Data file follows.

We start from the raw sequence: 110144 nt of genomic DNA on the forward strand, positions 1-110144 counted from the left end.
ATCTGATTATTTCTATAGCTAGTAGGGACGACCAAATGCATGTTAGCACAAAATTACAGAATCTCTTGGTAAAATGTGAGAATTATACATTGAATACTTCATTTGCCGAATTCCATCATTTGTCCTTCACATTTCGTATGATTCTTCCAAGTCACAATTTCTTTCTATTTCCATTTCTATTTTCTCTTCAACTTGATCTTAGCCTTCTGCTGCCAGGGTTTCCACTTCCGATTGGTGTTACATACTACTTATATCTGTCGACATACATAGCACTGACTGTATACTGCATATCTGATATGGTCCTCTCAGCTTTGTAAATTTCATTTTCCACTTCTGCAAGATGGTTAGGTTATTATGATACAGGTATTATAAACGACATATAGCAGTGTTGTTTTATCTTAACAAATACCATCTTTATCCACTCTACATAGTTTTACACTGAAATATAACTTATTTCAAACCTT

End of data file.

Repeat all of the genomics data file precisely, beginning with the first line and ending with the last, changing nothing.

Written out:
We start from the raw sequence: 110144 nt of genomic DNA on the forward strand, positions 1-110144 counted from the left end.
ATCTGATTATTTCTATAGCTAGTAGGGACGACCAAATGCATGTTAGCACAAAATTACAGAATCTCTTGGTAAAATGTGAGAATTATACATTGAATACTTCATTTGCCGAATTCCATCATTTGTCCTTCACATTTCGTATGATTCTTCCAAGTCACAATTTCTTTCTATTTCCATTTCTATTTTCTCTTCAACTTGATCTTAGCCTTCTGCTGCCAGGGTTTCCACTTCCGATTGGTGTTACATACTACTTATATCTGTCGACATACATAGCACTGACTGTATACTGCATATCTGATATGGTCCTCTCAGCTTTGTAAATTTCATTTTCCACTTCTGCAAGATGGTTAGGTTATTATGATACAGGTATTATAAACGACATATAGCAGTGTTGTTTTATCTTAACAAATACCATCTTTATCCACTCTACATAGTTTTACACTGAAATATAACTTATTTCAAACCTT